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Diagonalized Lagrangian

  1. Oct 23, 2008 #1
    My Graduate Mechanics text (Walecka and Fetter) says in the chapter on Small Oscillations, that the Modal Matrix Diagonalizes the Lagrangian

    [tex] L = \sum_{\sigma=1}^\infty (\dot{\zeta_\sigma}^2 - \omega_\sigma \zeta_\sigma^2) [/tex]

    where [tex]\zeta[/tex] are the normal coordinates related to the original coordinates [tex]\eta[/tex] via the modal matrix.

    But as far as I understand, the Lagrangian is simply a number, not a matrix. So what does the diagonalization of the Lagrangian mean.
     
  2. jcsd
  3. Oct 24, 2008 #2

    dx

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    The Lagrangian is not a number, it's a function. In the case of small oscillations, it happens to be a quadratic form, and it can be written as

    [tex] L = Q^{T}AQ [/tex],

    Where [tex] Q = (q_1, q_2, ..., q_s, \dot{q}_1, \dot{q}_2, ..., \dot{q}_s) [/tex]. When the [tex] q_i [/tex] are normal coordinates, [tex] A [/tex] becomes a diagonal matrix.
     
  4. Oct 24, 2008 #3
    Sorry for saying that its a number but I still didn't get it. And I think I basically want to know how can Lagrangian the function be transformed into Lagrangian the matrix. e.g. we have [tex] 2L = \dot{\eta}^T m \dot{\eta} - \eta^T v \eta [/tex]. But the [tex] \eta [/tex] are essentially column vectors, giving me a function in the form of a 1x1 matrix after multiplication. So what does it mean to write the Lagrangian in the form of a matrix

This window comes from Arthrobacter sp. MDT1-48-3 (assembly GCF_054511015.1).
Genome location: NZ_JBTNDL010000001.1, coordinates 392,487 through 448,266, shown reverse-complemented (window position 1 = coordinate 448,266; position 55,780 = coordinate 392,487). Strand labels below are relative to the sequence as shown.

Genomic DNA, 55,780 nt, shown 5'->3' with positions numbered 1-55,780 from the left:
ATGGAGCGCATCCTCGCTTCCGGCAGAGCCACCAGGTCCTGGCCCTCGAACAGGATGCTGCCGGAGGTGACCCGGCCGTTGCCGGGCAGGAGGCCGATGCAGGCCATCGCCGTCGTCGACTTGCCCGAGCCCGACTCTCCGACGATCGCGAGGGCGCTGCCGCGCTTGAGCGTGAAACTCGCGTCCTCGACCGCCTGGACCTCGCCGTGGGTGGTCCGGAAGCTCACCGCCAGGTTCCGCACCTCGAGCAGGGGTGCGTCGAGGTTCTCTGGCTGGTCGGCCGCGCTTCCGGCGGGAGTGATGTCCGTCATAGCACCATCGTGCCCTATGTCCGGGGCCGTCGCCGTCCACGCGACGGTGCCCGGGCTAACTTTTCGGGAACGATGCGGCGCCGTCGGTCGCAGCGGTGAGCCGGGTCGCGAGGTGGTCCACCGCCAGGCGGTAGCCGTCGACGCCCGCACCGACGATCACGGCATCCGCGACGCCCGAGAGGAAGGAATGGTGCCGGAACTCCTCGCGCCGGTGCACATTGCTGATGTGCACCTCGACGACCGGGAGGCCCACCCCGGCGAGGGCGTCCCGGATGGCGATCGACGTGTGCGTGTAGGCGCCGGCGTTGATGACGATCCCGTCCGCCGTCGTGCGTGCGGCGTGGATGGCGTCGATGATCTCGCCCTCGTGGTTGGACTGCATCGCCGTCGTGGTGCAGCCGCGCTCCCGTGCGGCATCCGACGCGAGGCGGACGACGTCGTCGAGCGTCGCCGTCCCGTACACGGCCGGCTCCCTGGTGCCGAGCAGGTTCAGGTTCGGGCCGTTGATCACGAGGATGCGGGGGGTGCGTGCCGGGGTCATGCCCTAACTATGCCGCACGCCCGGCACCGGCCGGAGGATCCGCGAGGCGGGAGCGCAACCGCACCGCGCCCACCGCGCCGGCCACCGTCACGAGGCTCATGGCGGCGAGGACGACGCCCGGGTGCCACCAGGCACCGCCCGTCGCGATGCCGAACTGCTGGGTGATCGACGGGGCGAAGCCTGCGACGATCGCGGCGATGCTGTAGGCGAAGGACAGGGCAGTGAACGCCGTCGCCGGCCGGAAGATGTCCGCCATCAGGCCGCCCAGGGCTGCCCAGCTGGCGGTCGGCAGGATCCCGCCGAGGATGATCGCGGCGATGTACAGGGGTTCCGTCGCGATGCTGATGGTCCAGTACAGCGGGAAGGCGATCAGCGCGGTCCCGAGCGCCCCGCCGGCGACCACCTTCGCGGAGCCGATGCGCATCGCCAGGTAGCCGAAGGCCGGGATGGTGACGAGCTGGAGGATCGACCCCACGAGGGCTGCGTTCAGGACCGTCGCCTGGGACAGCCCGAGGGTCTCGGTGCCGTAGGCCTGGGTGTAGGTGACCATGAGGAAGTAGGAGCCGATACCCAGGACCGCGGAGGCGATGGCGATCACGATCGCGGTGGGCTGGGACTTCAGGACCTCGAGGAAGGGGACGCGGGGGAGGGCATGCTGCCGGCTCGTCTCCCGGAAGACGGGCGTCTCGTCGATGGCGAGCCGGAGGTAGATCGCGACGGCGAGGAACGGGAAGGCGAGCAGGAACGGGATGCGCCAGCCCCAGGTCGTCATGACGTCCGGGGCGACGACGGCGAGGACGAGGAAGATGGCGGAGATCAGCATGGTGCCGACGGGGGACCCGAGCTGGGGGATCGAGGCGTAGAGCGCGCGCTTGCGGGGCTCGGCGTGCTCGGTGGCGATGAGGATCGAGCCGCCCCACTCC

5. Oct 24, 2008 #4

    dx

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    Well, its not exactly a matrix. But matrices are not the only things that can be diagonalized. Quadratic forms for example can be diagonalized. If you have some random set of generalized coordinates and velocities [tex] X = (x_i, \dot{x}_i) [/tex], then the Lagrangian for small oscillations is of the form

    [tex] L = \frac{1}{2}\sum (m_{ik} \dot{x_i} \dot{x_k} - k_{ik} {x_i} {x_k}) [/tex].

    This can be written in matrix notation as [tex] L = X^{T}AX [/tex], where A is in general not diagonal. This is the modern way of representing quadratic forms. It turns out that there is a specific set of coordinates [tex] Q_i [/tex] in terms of which the Lagrangian simplifies into the form

    [tex] L = \frac{1}{2}\sum_{\alpha} (\dot{Q_{\alpha}^2} - {\omega_{\alpha}^2} {Q_{\alpha}^2}) [/tex].

    When you write this in the form [tex] Q^{T}AQ [/tex], A will be a diagonal matrix.
     
    Last edited: Oct 24, 2008
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